The health department further said that the remaining 31 bodies had been moved to Civil Hospital, of which six bodies were of women and 25 of men. It said 28 of bodies kept at the hospital have yet to be identified while the process of identification had been completed for three.

Separately, rescue officials said some bodies had later been shifted from the Civil and Jinnah Hospitals to an Edhi morgue in Sohrab Goth and the Chhipa morgue at FTC.

“DNA samples were taken from the bodies before being shifted to the morgues,” officials said, adding that 96 bodies were at the morgues, while one had been handed over to the deceased’s relatives.

Dawn – JIT formed to probe Waziristan honour killings

Pazir Gul

Miramshah – North Waziristan – Pakistan, 20 May 2020. The Bannu regional police officer has constituted a four-member joint investigation team for probing the honour killing of two teenage girls, whose ‘objectionable’ video went viral lately.

The police have so far arrested four suspects, including the video recorder and the one, released on social media.

North Waziristan district police officer Shafiullah Gandapur will supervise the JIT, whose members include DSP Shahid Adnan, sub-inspectors Mir Sahib Khan and Mohammad Nawaz and assistant sub-inspector Farman Ali.

DPO Gandapur told reporters that the police had arrested Umer Ayaz, who had recorded the video and was seen in it; Fida Mohammad, a friend of Umer Ayaz with whom he had shared the video and suspected him of making it viral; father of one of the girls, Radwal Khan, and a cousin of the girls Roohuddin.

He said the alleged killer, Mohammad Aslam, who was also a cousin of the girls aged 16 and 18 respectively, had gone into hiding and the police were making efforts for his early arrest.

Video recorder among four held, suspected killer at large

The DPO said the police had also contacted cybercrime wing of the Federal Investigation Agency with a request for the deletion of the objectionable video from different websites.

He said the central character, Umer Ayaz, 28, was married and had two children.

Mr Gandapur said as the family had been keeping the issue a secret, it was a challenging case for the police.

“None of the family members had approached the police, so the SHO registered the FIR of the occurrence as the complainant,” he said.

The DPO said provincial police officer Sanaullah Abbasi was taking keen interest in the case. He said the district police were in contact with Karachi police for the tracing of the suspected killer as he used to live there before the killings.

Mr Gandapur said another woman seen in the 52 seconds video was the suspected killer’s wife, who seemed to be spared by the family, as she wasn’t found to be doing anything objectionable.

He said the girls’ family had migrated from South Waziristan area due to the Rah-i-Nijat military operation against militants before settling in Shamplan Garyam village of North Waziristan area.

The DPO added that the family of the deceased girls claimed that the video was filmed around a year ago.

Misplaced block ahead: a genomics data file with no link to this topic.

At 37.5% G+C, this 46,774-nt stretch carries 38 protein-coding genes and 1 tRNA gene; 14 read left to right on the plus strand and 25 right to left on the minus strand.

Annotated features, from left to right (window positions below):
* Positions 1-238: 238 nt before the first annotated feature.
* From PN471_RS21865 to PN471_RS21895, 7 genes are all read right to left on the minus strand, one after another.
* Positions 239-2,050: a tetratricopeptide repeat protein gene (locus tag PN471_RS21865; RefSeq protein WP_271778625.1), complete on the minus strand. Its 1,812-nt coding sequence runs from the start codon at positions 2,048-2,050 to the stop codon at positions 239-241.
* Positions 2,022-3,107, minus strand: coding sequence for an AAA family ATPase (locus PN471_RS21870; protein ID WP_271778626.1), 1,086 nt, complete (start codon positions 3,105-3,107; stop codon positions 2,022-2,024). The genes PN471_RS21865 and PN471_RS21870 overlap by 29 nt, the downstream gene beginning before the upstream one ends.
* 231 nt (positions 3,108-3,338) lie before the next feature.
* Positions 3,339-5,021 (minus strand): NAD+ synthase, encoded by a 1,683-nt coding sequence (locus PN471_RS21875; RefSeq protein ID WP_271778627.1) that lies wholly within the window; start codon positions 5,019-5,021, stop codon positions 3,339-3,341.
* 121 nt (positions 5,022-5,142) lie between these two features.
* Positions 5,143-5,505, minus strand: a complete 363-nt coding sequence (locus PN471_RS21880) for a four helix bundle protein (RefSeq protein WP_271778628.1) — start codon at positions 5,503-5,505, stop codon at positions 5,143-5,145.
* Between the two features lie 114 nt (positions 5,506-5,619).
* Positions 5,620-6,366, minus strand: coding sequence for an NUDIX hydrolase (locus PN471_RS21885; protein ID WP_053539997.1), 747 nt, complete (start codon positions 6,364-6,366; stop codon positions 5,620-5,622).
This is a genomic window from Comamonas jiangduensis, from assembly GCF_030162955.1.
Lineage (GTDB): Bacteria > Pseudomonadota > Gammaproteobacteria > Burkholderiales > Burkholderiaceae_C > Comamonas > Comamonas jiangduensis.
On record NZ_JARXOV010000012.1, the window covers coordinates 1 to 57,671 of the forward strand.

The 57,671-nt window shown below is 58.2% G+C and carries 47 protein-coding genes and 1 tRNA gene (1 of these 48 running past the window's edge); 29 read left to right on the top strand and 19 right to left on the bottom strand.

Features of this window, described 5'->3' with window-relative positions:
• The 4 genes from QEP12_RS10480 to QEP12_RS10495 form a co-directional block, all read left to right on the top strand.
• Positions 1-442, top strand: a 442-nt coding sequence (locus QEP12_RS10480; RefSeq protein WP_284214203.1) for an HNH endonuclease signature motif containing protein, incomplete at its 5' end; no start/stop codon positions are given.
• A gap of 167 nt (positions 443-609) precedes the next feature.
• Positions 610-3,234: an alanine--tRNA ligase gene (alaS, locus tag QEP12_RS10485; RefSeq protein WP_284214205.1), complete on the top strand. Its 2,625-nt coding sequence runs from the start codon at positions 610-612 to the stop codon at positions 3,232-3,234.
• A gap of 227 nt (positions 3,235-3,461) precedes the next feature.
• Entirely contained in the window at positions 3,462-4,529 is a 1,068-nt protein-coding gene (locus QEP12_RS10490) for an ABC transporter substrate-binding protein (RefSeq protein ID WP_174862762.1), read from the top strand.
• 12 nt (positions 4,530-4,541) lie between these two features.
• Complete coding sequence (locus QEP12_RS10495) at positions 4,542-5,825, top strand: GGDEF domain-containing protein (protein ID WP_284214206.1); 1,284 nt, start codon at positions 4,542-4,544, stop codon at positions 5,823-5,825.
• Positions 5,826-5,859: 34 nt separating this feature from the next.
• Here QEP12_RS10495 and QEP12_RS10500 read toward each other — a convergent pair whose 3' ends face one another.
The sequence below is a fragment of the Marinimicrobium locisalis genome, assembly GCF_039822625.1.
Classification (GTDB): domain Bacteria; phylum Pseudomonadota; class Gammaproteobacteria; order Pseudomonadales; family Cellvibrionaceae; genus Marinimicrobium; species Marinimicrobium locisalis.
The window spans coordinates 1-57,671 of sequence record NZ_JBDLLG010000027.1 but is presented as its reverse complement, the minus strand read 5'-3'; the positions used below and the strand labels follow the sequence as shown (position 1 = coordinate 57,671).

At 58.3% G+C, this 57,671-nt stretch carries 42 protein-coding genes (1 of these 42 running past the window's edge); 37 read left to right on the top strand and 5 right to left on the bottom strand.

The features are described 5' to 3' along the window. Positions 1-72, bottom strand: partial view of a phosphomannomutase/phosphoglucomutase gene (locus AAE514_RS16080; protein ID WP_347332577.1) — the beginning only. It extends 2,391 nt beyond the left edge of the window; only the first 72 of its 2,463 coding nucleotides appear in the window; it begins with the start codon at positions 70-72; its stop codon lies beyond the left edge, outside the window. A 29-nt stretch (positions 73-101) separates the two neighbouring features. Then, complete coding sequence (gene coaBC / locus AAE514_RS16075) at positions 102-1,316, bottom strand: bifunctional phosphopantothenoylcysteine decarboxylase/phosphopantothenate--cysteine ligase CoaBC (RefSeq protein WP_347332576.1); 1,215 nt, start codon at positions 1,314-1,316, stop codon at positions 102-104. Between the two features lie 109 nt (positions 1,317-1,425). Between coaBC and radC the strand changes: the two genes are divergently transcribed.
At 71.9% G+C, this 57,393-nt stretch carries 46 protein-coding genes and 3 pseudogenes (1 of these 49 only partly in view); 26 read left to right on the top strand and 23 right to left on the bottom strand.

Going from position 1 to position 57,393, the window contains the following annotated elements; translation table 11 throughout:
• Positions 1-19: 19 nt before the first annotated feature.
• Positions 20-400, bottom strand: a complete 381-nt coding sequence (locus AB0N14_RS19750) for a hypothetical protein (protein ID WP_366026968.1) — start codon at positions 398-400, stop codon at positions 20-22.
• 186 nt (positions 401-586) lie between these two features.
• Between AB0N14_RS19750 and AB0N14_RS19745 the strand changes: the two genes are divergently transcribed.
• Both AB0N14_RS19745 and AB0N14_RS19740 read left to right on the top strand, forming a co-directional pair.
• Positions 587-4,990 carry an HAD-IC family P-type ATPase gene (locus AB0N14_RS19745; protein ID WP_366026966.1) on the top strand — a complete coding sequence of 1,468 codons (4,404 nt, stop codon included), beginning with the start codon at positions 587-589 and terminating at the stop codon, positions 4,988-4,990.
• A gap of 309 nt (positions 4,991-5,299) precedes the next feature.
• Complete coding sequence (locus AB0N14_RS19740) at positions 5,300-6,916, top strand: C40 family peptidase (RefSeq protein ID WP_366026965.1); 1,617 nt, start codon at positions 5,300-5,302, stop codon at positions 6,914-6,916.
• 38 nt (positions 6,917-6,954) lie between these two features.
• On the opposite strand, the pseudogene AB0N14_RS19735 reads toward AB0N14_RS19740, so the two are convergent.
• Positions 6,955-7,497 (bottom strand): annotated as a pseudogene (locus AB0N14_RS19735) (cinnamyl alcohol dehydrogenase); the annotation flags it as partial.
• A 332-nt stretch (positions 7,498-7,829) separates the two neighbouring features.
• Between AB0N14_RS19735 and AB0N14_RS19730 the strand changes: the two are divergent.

He said Umer Ayaz revealed during investigation that he had only shared the video with friend Fida Mohammad, so he was suspected of making the video viral on social media.

The DPO added that due to sensitivity of the issue, the JIT comprised trained police officers to look into every aspect of the killings.

The girls were killed on 14 May, while the Razmak police station registered its FIR on 15 May.

Initially, the FIR included Section 302 of the Pakistan Penal Code but later, Pakistan Penal Code’s Section 311 dealing with fasad fil ard (mischief on earth) and Section 201 (causing of the disappearance of evidence) and Prevention of Electronic Crimes Act’s Section 19 (unauthorised interception of a transmission) were included in it.

Dawn – Seven soldiers martyred in two separate terror attacks in Balochistan: ISPR

Ghalib Nihad

Balochistan – Pakistan, 19 May 2020. Seven soldiers have been martyred in two separate terror attacks in Balochistan, the Inter-Services Public Relations (ISPR) said on Tuesday.

According to the ISPR statement, terrorists targeted a vehicle of the Frontier Corps (FC) in Mach using improvised explosive devices (IEDs), claiming the lives of six Pakistan Army soldiers.

The martyred soldiers were identified as Naib Subedar Ihsan Ullah Khan, Naik Zubair Khan, Naik Ijaz Ahmed, Naik Maula Bux, Naik Noor Muhammad and Abdul Jabbar.

In a separate incident at Kech, another soldier, Sipahi Imdad Ali was martyred in an exchange of fire with militants.

Earlier this month, five FC soldiers and one officer were martyred after their vehicle was targeted with an IED near the Pakistan-Iran border.

In a tweet, the military’s media wing said the security personnel were returning from patrolling in Buleda, 14 kilometres from the Pakistan-Iran border, to “check possible routes used by terrorists in the mountainous terrain of Makran”.

As they were returning, their vehicle was targeted with a remote controlled IED, it added.

The Tribune – Pakistan’s first Sikh woman journalist among top 100 influential Sikhs under 30

Islamabad – Pakistan. 16 May 2020. Pakistan’s first Sikh woman journalist has been named among 100 most influential Sikh personalities under 30 years of age in the world by a UK-based global Sikh organisation.

Manmeet Kaur, 25, has been selected for the award by ‘The Sikh Group’, a global organisation recognising people of Sikh faith from around the world, the Express Tribune reported.

She will receive her award next year at a ceremony in Britain.

A resident of Peshawar, Kaur is also a social activist, who has received awards in Pakistan for highlighting issues faced by minorities and women.

She has expressed happiness that her name was included in the category of influential Sikh personalities around the world.

“Those who work hard will reap the rewards and it is a great honour for my family to visit the UK and represent Pakistan,” she was quoted as saying.